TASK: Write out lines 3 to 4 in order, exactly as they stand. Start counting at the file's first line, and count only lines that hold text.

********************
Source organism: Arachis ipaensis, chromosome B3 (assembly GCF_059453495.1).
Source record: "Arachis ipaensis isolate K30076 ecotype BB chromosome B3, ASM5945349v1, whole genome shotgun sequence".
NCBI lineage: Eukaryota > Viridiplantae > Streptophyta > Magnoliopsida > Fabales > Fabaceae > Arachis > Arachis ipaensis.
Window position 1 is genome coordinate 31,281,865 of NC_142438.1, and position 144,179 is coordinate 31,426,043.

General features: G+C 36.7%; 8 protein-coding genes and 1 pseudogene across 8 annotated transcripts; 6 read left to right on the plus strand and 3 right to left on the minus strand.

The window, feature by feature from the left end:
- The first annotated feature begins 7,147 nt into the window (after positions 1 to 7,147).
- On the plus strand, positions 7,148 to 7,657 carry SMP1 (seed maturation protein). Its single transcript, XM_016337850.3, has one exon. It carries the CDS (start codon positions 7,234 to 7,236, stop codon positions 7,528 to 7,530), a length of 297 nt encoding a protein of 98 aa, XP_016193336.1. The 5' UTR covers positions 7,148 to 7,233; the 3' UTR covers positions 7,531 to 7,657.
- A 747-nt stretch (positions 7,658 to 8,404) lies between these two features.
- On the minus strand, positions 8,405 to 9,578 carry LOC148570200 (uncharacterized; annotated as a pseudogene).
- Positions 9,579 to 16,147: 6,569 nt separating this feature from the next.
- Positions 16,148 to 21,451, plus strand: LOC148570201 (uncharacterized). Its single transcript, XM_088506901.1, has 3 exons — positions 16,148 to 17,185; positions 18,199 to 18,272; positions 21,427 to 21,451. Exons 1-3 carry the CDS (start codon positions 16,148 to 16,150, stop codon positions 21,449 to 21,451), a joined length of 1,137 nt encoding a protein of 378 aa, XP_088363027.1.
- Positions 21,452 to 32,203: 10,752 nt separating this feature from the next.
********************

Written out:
NCBI lineage: Eukaryota > Viridiplantae > Streptophyta > Magnoliopsida > Fabales > Fabaceae > Arachis > Arachis ipaensis.
Window position 1 is genome coordinate 31,281,865 of NC_142438.1, and position 144,179 is coordinate 31,426,043.